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I Do Not Think It Means What You Think It Means

This week my wife and I sat in a public school conference room with our kids’ principal, teacher, and counselor. We were discussing the options to help one of our children with an important (and stressful) upcoming test.

The education professionals spoke with confidence and knowledge, listing the options and the issues with each of them.

However, they were too ‘stuck in their own world’ to realize that my wife and I had no idea what they were saying. There way too many acronyms, phases, and tiers for us to wrap our heads around.

I felt so overwhelmed and tempted to write-off the public education system as narrow-minded and disconnected from the real needs of my children.

But instead, we took a moment, composed ourselves, and asked questions. We explained what we heard, and asked if that’s what they meant.

These seem like basic communication skills. But somehow it was absent from that room that day. Maybe it was a bad day. Maybe the educators forget what it’s like to be outside the system. Maybe they have so many mandates from the powers above that they don’t see any other options.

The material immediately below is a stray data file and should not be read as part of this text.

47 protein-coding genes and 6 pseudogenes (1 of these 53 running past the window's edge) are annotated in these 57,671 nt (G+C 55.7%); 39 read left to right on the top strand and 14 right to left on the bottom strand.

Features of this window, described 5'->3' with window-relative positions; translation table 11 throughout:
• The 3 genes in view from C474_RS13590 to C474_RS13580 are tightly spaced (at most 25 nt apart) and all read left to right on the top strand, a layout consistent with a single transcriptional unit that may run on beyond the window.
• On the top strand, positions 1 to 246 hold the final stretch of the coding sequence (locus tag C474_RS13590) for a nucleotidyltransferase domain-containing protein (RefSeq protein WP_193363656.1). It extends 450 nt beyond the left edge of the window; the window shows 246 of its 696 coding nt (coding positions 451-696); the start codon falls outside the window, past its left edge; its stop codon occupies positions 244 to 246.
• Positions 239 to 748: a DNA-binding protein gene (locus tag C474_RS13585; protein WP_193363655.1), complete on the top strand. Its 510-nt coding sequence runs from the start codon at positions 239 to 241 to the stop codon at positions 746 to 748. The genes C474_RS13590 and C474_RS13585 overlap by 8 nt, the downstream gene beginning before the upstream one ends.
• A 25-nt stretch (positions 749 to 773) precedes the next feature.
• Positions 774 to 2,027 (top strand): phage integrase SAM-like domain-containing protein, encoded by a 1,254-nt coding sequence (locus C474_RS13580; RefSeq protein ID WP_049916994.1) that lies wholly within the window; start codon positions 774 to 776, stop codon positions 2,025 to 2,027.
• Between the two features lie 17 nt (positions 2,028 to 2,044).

Over the past couple of years, I’ve been reading, learning, and immersing myself in the LGBT/Church conversation. This began as an exercise in educating myself, and has since become my first feature film project.

I feel I have an interesting perspective as growing up in a fundamentalist pentecostal church, hearing all the rhetoric we’ve all heard and now despise.

The thing is, if we’re honest, each side (and there are certainly more than two) has their own rhetoric they speak, and speak against.

A more interesting truth is that the vast majority of each side is coming from their own version of truth and love.

Each corner of the LGBT debate has their own vocal minority who they’d rather not be associated with.

But more importantly, deep down I think most people want to approach this conversation in love and civility.

The problem seems to be that all sides of this conversation has been inside their own heads, beliefs, and institutions for so long we no longer remember what it was like on the outside. We can’t imagine the world from another point of view.

And it’s not hard to see why:  you have lived your whole life as you.

I have lived my whole life as me.

So in order for me to fully communicate a piece of myself to you, I need to compose myself. I need to calm down. To step out of my own head. And probably just listen for a while.

Each side has their own rhetoric. It doesn’t matter how much love or truth it’s based in. It doesn’t even matter how you mean it.